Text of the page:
Re: Collections and Decorators

Lew <>
Sat, 14 Mar 2009 20:09:25 -0400
ankur wrote:

So Lew can I always use synchronized(c) and rest assured that my
operations on the collection would not be thread safe.

I'm having a hard time endorsing the association of "rest assured" with "not
.... safe".

Regardless, the answer is no.

Remember the part of my message that said

It isn't a question of can you do that,
it's a question of when should you do that.

There are multiple synchronization strategies.
The use of 'Collections.synchronizedX()' only
synchronizes most of the public method calls;
it doesn't resolve every possible synchronization
issue, nor is it the only way to synchronize the collection.

Proper concurrency-aware programming is one of the Dark Arts.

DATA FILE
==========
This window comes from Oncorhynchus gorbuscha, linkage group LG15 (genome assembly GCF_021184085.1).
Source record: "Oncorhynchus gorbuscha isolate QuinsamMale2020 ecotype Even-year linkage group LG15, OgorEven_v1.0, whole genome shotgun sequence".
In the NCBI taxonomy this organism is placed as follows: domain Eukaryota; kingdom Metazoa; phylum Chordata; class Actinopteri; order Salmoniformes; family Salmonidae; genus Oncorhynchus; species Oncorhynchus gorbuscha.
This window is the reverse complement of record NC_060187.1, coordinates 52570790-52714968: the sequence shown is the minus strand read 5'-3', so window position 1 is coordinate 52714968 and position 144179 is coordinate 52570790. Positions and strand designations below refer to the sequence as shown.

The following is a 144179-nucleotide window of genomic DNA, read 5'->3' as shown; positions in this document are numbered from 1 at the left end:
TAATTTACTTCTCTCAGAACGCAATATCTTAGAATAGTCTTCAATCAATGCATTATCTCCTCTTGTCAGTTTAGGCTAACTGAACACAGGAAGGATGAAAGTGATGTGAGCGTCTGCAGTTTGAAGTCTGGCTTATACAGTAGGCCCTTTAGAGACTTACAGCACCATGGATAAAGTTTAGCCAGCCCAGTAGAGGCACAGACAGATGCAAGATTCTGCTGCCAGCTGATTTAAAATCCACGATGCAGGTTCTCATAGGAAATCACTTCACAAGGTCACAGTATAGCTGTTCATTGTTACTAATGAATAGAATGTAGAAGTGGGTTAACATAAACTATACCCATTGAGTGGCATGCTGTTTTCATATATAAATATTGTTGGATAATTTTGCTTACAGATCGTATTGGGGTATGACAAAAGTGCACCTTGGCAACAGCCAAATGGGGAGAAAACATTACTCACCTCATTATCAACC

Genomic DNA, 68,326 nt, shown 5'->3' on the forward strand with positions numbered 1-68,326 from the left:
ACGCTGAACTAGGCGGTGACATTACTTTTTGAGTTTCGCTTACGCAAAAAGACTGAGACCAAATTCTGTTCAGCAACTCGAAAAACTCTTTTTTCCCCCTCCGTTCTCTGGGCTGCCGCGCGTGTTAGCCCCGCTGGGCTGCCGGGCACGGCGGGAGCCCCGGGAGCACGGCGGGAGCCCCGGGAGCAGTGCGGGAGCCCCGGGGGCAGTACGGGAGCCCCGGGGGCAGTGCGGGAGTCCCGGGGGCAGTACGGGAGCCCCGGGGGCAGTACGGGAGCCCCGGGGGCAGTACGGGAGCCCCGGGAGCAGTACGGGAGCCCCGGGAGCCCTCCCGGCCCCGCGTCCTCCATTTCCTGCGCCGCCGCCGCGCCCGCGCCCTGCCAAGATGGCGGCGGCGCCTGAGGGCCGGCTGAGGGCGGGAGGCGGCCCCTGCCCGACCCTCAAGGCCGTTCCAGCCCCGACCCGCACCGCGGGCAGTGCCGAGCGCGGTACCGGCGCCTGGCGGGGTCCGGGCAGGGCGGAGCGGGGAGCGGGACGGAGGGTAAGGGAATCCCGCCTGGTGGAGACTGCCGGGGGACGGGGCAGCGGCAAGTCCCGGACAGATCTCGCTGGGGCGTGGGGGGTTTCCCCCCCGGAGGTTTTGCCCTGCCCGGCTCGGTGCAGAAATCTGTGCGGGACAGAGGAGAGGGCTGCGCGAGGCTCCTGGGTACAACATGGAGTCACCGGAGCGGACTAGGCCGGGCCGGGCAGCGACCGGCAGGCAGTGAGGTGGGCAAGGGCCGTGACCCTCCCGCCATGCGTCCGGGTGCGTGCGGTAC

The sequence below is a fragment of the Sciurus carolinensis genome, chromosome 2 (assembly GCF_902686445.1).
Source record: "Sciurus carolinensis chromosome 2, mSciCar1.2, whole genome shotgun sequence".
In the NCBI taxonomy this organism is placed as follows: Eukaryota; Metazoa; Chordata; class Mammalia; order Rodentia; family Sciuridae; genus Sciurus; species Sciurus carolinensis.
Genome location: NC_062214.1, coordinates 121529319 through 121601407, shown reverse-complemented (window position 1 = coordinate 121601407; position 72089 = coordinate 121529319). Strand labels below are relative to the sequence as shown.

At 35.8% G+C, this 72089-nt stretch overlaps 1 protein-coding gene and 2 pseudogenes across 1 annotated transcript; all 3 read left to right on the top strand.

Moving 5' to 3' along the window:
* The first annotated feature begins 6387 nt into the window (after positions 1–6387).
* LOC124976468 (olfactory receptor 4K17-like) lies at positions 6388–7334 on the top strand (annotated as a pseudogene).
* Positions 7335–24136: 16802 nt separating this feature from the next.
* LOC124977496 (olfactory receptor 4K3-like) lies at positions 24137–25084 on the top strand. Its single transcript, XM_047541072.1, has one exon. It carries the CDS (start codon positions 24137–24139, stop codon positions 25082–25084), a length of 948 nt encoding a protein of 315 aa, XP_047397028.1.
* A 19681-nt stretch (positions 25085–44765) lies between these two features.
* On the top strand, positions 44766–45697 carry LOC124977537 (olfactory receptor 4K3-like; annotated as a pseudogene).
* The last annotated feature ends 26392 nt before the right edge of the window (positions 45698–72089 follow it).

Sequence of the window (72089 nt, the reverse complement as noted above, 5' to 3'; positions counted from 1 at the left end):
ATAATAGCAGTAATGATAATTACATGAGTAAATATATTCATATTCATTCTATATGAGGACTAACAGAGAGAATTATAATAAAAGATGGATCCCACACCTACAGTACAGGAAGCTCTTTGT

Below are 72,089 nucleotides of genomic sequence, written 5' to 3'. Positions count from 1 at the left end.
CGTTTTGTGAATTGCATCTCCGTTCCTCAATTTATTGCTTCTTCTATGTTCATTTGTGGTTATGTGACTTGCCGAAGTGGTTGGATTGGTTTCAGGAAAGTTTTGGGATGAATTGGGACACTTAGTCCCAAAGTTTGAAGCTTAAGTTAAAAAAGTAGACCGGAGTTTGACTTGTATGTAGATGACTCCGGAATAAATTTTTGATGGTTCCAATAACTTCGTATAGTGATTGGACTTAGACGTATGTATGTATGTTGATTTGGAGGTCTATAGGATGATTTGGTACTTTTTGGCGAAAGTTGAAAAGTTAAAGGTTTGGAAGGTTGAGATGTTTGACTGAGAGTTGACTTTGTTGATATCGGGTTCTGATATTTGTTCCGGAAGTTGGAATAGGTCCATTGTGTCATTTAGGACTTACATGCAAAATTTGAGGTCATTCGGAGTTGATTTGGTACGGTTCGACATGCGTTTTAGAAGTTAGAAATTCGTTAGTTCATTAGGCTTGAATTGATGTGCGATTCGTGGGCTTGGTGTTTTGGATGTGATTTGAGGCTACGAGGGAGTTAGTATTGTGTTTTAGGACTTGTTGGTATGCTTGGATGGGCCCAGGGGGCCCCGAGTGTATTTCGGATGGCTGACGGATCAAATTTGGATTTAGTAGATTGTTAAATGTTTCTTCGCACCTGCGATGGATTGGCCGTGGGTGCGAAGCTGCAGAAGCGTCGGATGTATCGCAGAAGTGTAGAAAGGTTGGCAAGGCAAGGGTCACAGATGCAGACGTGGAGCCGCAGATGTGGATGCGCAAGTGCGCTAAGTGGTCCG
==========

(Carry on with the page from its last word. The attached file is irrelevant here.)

ankur wrote:

I meant, can I avoid using Collections.synchronizedCollection(c) by using an

Why do you wish to avoid it?

equivalent code block that just uses synchronized(c) construct.

Under what circumstances does that give you an advantage?
What advantage?
What dangers or other collateral impact does it have?

Can you please give me an example where I will have to necessarily use
Collections.synchronizedCollection(c) and I will not be able to get by
just using

"just" using?

What do you see as the differences, pro and con, in your analysis?


There are multiple synchronization strategies.

For example, suppose what you need is a concurrent HashMap. You could:

Map <Foo, Bar> associations = new HashMap <Foo, Bar> ();
Map <Foo, Bar> synchAssns = Collections.synchronizedMap( associations );
Map <Foo, Bar> concurrences = new ConcurrentHashMap <Foo, Bar> ();
public Bar get( Foo foo )
   synchronized( associations ) { return associations.get( foo ); }
public Bar getSynch( Foo foo )
   return synchAssns.get( foo );
public Bar getConcur( Foo foo )
   return concurrences.get( foo ); }

There really is no one-size-fits-all for every concurrency situation. You
have to think very carefully about your particular scenario.


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